Featuring Chris Kann, Jennifer Ireland Kubis, and Robby Browne's listing at 154 East 63rd Street, Upper East Side:
The house, which comes with a two-car garage, is being sold for $21.8 million by the estate of Diana King, a daughter of Charles King, the founder of King World Productions.
The grand Upper East Side townhouse where Fiorello H. La Guardia was sworn in as New York mayor in the 1930s, and where several prominent residents lived, including the architect who crafted the home from two rowhouses, is re-entering the market for the first time in more than a quarter century.
The asking price for this 32-foot-wide, five-story mansion at 154 East 63rd Street, between Lexington and Third Avenues, is $21.8 million, according to Chris Kann of the Corcoran Group. (He is listing the property with his colleagues Robby Browne and Jennifer Ireland.) Annual property taxes are $136,039.
The 8,000-square-foot building, which also includes a rare two-car garage, is being sold by the estate of Diana King, a daughter of Charles King, the founder of King World Productions, which syndicated television hits like “The Oprah Winfrey Show” and “Jeopardy!” Ms. King died in January at age 69.
She bought the house in 1992 for around $3.7 million and used it primarily as a pied-à-terre and meeting place for the charitable organization she set up in honor of her parents, the Charles and Lucille King Family Foundation, according to Eugene V. Kokot, an executor of the estate and a foundation board member. Part of the proceeds from the sale, Mr. Kokot said, will go to the organization, which supports education in television and film production.
Over the years, Ms. King spent millions of dollars (Mr. Kokot couldn’t say exactly how much) restoring the townhouse’s early-20th-century grandeur. Throughout the house are elaborate crown and dentil moldings; floors of intricate inlaid wood; stained- and leaded-glass windows; custom wall and ceiling embellishments; and numerous built-ins and paneling.
There are also eight fireplaces, four kitchens (two are more like kitchenettes), two dining rooms, two solariums and more than a half-dozen salons, studies and sitting rooms, in addition to the four bedrooms, three full baths and four powder rooms.
“This home was made for entertaining,” Mr. Kann said of the sprawling space.
The house is a product of the architect Frederick Sterner’s “block beautiful” makeovers of the early 1900s, which involved remodeling blocks of rundown buildings in Manhattan. In 1914, Sterner focused on 63rd Street, starting with what would become his own home and eventually Ms. King’s — No. 154. He joined two rowhouses, refaced the facades and added a fenced areaway, among other things. Four years later, he combined two buildings across the street, at No. 153. (The burlesque dancer Gypsy Rose Lee lived there, and now the filmmaker Spike Lee.) The architect F. Burrall Hoffman Jr., best known for designing the Villa Vizcaya estate in Miami, also worked on No. 154.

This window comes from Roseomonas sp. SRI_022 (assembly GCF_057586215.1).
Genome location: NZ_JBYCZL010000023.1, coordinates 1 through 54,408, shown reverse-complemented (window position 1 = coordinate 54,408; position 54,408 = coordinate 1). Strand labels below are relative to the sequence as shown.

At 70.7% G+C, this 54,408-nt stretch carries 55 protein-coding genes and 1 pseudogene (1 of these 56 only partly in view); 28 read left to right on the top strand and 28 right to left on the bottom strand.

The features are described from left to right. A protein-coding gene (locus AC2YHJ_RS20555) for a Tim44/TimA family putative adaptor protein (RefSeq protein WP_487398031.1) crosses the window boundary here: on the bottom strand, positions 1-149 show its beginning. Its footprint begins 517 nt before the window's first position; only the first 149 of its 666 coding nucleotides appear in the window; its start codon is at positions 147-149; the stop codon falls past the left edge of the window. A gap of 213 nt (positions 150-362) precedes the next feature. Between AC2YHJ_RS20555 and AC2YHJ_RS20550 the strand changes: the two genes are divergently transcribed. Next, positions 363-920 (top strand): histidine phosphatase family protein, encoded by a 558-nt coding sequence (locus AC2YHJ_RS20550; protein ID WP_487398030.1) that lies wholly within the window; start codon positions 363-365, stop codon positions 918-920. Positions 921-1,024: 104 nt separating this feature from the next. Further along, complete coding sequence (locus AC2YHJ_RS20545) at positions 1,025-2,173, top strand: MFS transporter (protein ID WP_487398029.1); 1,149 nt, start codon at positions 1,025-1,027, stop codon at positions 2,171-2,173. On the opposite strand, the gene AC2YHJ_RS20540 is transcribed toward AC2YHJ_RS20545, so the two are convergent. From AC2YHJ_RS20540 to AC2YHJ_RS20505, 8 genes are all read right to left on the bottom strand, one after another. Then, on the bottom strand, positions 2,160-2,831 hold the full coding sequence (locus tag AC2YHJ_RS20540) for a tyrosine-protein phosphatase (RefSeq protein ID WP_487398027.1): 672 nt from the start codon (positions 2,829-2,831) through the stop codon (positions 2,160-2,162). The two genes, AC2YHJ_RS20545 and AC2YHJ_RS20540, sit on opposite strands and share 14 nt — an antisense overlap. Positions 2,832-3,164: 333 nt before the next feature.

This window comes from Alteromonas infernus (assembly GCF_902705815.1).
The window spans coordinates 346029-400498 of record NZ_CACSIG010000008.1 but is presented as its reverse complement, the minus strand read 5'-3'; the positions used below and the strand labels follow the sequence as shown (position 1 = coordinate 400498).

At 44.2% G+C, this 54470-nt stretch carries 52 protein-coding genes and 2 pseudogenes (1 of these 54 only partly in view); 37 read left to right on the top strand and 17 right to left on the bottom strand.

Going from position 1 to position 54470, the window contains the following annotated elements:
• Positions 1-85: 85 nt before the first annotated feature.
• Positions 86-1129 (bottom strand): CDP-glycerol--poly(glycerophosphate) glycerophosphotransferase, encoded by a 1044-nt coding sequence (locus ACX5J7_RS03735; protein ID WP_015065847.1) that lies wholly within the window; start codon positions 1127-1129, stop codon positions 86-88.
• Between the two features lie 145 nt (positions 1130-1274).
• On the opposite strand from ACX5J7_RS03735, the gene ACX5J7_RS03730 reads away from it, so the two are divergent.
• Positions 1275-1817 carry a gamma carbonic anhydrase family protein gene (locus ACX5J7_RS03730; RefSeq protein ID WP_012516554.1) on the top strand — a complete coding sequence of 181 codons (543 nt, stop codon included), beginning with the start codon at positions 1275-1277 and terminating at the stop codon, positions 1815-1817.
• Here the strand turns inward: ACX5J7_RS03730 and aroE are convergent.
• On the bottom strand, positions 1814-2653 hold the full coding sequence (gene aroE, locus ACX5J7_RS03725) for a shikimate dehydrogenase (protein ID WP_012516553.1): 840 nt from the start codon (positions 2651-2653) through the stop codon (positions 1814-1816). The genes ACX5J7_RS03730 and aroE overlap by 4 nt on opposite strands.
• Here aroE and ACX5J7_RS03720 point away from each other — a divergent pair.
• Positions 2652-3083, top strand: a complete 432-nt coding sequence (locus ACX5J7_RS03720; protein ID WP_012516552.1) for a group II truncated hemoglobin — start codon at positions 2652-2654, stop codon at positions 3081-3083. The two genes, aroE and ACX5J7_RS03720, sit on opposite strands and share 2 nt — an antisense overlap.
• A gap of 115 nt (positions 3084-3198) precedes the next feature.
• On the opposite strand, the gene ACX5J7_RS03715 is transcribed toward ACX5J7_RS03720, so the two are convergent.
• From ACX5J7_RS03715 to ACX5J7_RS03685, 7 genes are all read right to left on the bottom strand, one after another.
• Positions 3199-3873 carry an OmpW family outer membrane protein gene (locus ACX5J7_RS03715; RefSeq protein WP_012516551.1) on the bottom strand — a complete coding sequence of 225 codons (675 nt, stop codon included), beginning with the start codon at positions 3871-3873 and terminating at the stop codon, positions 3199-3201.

Other notable residents of No. 154 have included Samuel Seabury, a state judge who famously led the corruption investigations that ended Tammany Hall politics in New York City. La Guardia was sworn in for his first term as mayor in 1934 in Seabury’s paneled library on the second floor. A photo of the swearing-in ceremony is displayed there now.
The 63rd Street mansion, now part of the Upper East Side Historic District, is entered through a limestone gallery at the garden level. Near the entry is a small kitchen/butler’s pantry and a laundry room. The gallery leads to the first formal dining room, a massive space anchored by a wood-burning fireplace and with floors of mahogany, walnut and maple.
The room opens to a central courtyard, 24-by-25 feet, lined with tumbled marble. The area, with a mahogany bar and retractable awnings, is landscaped with boxwoods, ivy, hydrangea impatiens and dogwood trees. On the other side of the courtyard is a paneled great room with 19-foot ceilings, stained-glass windows and a gas fireplace. Both the dining room and great room can also be reached via a marble hallway with arched mirrors.
On the second level is a black granite kitchen with brass-railed countertops and banquette seating. It connects to a second formal dining room, which has printed linen wall coverings and a fireplace of Vermont green marble flanked by ornate wood relief sculptures. This floor also contains a sitting/reading room with an attached miniature solarium by Marston & Langinger, and the paneled library.
The master suite and a guest bedroom with an en suite bath and cozy window seats encompass the third floor, where there are two more fireplaces.
“It’s like a chic European hotel,” Mr. Kann said.
Occupying the fourth floor is a separate apartment that Sterner created for his sister, Maude, who was an interior designer. It contains two sizable bedrooms, one and a half baths, a small kitchen and a large living room with a fireplace.
The top floor has another Marston & Langinger solarium, along with a tiny kitchen, media room and study.
And for would-be buyers concerned about navigating this massive space, there is also an elevator to all five floors and the basement, in addition to two sets of stairs.
Copyright © 2019 The New York Times Company. Reprinted with Permission. Anthony Costa/Guillaume Gaudet/The New York Times.
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